Ladies and gentlemen, Mr. David Lynch:
Two completely unrelated things happened this week.
Or are they unrelated?
First. Greece is now edging closer to an exit of no return out of the Euro which seems to be be pulling the entire Europe, nay, the entire planet on a course to macro-economic meltdown of cyberpunk proportions, leaving most of us, wandering a desolate landscape of dystopia in search of scraps fo fried chicken and lama beans.
Second. Two Zimbo’s have packed a Smart Car to drive up into Africa.
Ex-Saatchi Creative Director turned film-maker, Brett Wild, and my long-time Art Director, turned travel writer and photographer (of brightcontinent.co.za -fame) Anton Crone are undertaking the “Smart in Africa” challenge to prove the old Saatchi moniker that nothing, is indeed, impossible.
They are setting out to prove, that life’s problems might seem too big to challenge – when in fact, with ingenuity, any challenge could be overcome.
This is something I feel passionate about too and I will be following the chaps with great interest.
Africa itself, is a continent that has proven, that with scarce resources and plenty of ingenuity, anything could happen. Baby incubators powered by Toyota headlamps come to mind as an example.
And here’s where Greece and the impending Euro implosion comes in: in a world where governments and corporations can no longer provide the means for you to attain wealth, when resources dwindle and the going gets tough, its time for the going to get innovative.
There is no doubt that personal, small-scale ingenuity is going to become extremely important in the next few years.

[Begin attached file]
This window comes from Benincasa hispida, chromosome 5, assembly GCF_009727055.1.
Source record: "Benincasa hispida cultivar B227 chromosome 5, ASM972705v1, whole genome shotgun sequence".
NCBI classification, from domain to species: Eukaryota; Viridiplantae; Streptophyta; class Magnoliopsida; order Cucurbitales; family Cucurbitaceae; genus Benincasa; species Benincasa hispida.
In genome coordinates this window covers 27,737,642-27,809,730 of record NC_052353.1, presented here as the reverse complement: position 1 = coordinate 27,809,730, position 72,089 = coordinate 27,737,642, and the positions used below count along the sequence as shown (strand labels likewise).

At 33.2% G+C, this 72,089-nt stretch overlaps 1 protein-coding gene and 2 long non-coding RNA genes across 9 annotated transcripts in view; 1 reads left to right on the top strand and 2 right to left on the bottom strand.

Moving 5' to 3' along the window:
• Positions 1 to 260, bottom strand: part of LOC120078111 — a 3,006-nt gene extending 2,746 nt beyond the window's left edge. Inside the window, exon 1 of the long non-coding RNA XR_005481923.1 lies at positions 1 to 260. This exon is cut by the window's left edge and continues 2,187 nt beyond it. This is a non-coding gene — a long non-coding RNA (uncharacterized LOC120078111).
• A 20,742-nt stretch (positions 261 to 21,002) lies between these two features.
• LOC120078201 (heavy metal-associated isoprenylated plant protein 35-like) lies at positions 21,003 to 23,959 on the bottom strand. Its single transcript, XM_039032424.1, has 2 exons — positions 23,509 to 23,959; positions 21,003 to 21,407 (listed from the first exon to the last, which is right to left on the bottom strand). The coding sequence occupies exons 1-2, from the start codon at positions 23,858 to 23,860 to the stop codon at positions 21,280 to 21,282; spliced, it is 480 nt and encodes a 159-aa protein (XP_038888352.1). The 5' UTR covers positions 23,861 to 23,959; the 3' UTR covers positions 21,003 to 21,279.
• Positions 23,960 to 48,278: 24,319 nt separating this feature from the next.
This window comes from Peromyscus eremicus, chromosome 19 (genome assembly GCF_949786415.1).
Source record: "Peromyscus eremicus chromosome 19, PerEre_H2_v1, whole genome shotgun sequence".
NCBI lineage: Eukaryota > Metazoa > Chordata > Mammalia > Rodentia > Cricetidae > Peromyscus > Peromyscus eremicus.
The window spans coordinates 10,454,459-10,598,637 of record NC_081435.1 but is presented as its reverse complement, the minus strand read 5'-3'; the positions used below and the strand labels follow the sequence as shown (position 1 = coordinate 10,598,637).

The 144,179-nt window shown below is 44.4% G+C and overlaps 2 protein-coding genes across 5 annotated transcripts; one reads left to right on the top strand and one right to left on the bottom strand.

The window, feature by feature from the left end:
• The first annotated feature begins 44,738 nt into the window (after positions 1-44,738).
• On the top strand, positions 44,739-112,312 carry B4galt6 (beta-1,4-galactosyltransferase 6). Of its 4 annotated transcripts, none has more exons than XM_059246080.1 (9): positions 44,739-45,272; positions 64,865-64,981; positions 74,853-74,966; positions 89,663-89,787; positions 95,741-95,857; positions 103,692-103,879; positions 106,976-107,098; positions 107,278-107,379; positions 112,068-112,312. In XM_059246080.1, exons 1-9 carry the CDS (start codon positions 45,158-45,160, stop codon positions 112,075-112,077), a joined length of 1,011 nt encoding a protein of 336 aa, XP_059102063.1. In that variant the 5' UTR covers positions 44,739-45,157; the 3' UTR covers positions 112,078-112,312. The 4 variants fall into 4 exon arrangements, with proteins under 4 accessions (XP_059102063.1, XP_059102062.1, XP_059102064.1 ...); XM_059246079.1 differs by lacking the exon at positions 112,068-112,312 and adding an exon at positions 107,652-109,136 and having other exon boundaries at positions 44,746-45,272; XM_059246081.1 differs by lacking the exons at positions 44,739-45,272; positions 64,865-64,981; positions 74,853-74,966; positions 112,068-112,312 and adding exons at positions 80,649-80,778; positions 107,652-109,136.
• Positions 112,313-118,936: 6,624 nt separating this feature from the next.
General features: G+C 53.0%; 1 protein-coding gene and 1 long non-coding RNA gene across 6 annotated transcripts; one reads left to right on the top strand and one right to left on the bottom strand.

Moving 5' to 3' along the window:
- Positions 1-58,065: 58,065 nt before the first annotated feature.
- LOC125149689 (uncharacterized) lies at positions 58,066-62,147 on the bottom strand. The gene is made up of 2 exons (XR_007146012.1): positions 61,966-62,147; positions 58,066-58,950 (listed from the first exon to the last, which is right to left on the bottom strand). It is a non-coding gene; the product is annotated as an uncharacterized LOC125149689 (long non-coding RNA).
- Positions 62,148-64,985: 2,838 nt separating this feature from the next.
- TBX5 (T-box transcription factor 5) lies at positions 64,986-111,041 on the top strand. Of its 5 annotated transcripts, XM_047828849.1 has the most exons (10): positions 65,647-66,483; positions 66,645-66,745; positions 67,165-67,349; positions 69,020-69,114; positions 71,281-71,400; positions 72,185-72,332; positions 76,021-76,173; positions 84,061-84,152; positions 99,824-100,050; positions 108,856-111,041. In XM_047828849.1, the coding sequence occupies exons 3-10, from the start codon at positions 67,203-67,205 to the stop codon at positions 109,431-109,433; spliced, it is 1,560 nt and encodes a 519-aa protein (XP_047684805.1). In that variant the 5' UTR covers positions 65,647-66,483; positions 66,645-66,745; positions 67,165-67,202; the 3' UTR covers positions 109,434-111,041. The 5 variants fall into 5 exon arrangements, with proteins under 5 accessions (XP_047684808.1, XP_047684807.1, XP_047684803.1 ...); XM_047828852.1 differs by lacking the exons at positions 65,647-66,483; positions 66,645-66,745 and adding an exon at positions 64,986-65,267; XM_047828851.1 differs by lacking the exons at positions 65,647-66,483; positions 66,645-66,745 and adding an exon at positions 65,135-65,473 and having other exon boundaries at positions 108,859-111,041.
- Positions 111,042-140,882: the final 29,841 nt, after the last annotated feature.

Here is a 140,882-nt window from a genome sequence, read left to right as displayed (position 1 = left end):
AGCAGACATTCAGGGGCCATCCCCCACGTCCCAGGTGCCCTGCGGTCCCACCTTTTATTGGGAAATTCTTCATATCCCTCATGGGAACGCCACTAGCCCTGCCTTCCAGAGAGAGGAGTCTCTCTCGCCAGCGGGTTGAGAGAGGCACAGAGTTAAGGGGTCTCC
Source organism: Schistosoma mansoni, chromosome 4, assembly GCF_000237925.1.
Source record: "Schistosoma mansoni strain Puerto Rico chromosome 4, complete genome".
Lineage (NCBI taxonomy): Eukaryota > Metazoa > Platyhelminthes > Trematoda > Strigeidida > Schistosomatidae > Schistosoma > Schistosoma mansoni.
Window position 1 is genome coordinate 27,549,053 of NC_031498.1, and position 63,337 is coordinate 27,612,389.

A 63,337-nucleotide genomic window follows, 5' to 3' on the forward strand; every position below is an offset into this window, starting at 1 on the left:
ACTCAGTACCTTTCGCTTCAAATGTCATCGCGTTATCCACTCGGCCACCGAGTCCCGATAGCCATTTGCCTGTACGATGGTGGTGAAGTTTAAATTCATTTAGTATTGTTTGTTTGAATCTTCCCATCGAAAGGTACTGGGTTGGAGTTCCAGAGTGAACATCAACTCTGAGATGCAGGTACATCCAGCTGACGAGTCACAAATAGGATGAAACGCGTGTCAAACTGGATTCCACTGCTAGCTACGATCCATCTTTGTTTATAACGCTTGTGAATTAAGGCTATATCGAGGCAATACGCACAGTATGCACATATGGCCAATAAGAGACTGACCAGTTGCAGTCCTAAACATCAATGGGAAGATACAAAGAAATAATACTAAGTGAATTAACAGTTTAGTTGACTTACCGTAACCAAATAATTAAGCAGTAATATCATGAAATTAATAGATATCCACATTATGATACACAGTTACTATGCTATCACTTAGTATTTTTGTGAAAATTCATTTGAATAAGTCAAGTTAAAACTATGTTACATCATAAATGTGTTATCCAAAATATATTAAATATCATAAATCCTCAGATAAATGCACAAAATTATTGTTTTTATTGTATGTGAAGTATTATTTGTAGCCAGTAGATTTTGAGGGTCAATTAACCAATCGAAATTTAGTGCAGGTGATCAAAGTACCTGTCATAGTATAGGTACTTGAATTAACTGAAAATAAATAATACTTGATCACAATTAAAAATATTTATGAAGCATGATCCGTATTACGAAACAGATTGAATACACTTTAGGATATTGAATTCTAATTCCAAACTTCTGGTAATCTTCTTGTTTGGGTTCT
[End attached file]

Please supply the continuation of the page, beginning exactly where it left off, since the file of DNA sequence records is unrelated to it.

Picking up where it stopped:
Initiatives like Smart in Africa are a brilliant example to follow.
This blog has been a tad neglected as my spare time has been eaten up by completing a short story I wanted to put out on the Kindle. In this post, I want to reflect on
a. The importance of self-publishing platforms in the realm of creativity
b. My own experiences with working with the Kindle platform
Before we get into it, here is the title in question.
If you decide to read it, thank you. In itself the story is about my main passion – the power of creativity in every individual. Here is the synopsis:
One Tuesday evening, 143 people find themselves on board a subway train from East Tsim Sha Tsui Station to Central Station on Hong Kong Island. As the train hurtles through the tunnel, a freak power surge causes the lights in the train to flicker in a bizarre, random sequence, inducing epileptic seizures in all 143 passengers. When they wake up, they have all been transformed.
I planned the draft in Literature and Latte’s Scrivener. For long form text, Scrivener is unbeatable. You can divide text up into several layers of nesting and easily move concepts, chapters and sections around. Version control on different sections is also a breeze.